Journalist Helen Thomas recently said the Israelis should “get the hell out of Palestine.” She said this to a rabbi outside a White House celebration of Jewish heritage. (Ouch!) It did not help when she added that Israeli Jews should return to “Poland, Germany and America, and everywhere else” they came from. It was no surprise when she was soon out of a job.
I am no fan of Helen Thomas, and I never have been. But some recent criticism directed against her was problematic.
Some said her remarks were anti-Semitic. Technically, as a Lebanese-American, Thomas qualifies as a Semite, but setting that aside, her remarks did not reveal fundamental hostility toward Jewish people as a whole. Her complaint was not with Jewish people everywhere, but with those she views as “occupying” Palestine. If they left, she wouldn’t have a problem. If she hated Jewish people generally, she wouldn’t have suggested that more come to live in America, where she does. From her remarks, her complaint was not racial or religious but historical and political. She isn’t an anti-Semite but an anti-Zionist.
This distinction is important. One reason is that the term “anti-Semite” should not be thrown around carelessly. Anti-Semitism really exists, and it is really evil. But if the term is applied willy-nilly, then a “boy who cried wolf” effect will occur, and it will lose its force — the same way “racist” is losing its force through overuse. For the word to preserve its punch, it should be used only when justified.
Another reason is that there are Jewish anti-Zionists. That is, Jews who oppose the modern state of Israel and call for its peaceful dismantling. A century ago, the most religious Jews opposed the creation of Israel, while secular Jews favored it. This is because of passages in the Talmud concerning “three oaths” governing the relations of Jews and gentiles in the present age. These passages indicate that the Jewish people are not to take control of Israel by force, that they shall not rebel against the gentile nations, and that the gentiles are not to oppress them too much.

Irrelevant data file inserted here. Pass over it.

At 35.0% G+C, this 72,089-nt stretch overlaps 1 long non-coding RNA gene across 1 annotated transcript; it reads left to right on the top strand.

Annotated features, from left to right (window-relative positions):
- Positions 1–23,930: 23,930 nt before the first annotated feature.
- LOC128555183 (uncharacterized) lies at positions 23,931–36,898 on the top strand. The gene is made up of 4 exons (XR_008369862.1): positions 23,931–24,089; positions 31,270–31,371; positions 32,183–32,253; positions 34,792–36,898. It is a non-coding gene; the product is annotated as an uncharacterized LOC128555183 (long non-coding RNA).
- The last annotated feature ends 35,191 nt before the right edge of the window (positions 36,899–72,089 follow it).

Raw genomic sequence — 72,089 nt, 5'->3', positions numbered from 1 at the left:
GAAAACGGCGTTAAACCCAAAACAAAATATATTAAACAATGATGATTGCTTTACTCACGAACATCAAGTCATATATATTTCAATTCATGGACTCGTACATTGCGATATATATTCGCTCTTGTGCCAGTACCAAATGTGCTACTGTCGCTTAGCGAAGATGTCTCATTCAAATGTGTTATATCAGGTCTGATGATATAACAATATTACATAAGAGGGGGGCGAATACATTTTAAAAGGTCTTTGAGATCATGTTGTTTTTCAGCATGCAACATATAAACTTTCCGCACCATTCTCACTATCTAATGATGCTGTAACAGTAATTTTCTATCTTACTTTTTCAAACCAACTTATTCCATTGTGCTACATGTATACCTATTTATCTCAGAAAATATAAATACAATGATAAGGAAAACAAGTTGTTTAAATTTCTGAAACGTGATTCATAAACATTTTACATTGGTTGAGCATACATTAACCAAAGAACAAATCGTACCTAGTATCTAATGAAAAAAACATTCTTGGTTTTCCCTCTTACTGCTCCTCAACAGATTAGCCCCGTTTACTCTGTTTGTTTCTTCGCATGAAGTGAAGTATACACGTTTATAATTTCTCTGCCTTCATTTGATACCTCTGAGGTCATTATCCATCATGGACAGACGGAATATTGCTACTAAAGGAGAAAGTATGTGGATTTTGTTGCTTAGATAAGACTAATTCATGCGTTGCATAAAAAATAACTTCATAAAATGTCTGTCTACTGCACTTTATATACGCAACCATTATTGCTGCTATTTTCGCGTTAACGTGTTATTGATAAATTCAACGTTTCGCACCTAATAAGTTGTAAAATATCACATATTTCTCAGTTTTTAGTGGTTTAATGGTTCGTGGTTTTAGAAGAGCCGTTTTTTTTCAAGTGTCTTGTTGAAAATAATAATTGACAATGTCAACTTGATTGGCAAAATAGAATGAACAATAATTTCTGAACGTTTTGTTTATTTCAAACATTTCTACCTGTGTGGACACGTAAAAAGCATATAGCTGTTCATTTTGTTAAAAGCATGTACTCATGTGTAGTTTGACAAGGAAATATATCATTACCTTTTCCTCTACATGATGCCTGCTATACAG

A traditional Jewish teaching has been that Jewish people should not try to regain the Holy Land but should wait for the Messiah, who will give it back to them. To take it now would usurp God’s plan. So there are Jewish groups that oppose Israel. They include Satmar, Neturei Karta, and others. On the Internet you can find pictures of their members holding signs that say “State of ‘Israel’ — Heresy Murder and Theft” or “Jews Mourn 57 Years Existence of ‘Israel’ — A Rebellion Against G-D” or “Free Palestine.”
There are also secular Jews who are anti-Zionist — for ethical rather than theological reasons.
The debate in the Jewish community is interesting, but what is a Catholic to think?
Though European Catholics often take a different view, many Catholic Americans reason like this: “God promised Israel the land in the Bible, so it’s theirs. Period.” This is appealing but simplistic. God made it clear that Israel’s sins could cost it the land, at least for periods of time. Perhaps now is one of those times. Having a long-term promise to something doesn’t mean that you have the present right to occupy it. Perhaps traditional Jewish groups are right, and matters should wait until the (second) coming of the Messiah. Or one might say that when the Jewish people get back their homeland after 1,800 years that it’s a sign of a new stage in God’s plan. Either position is permissible.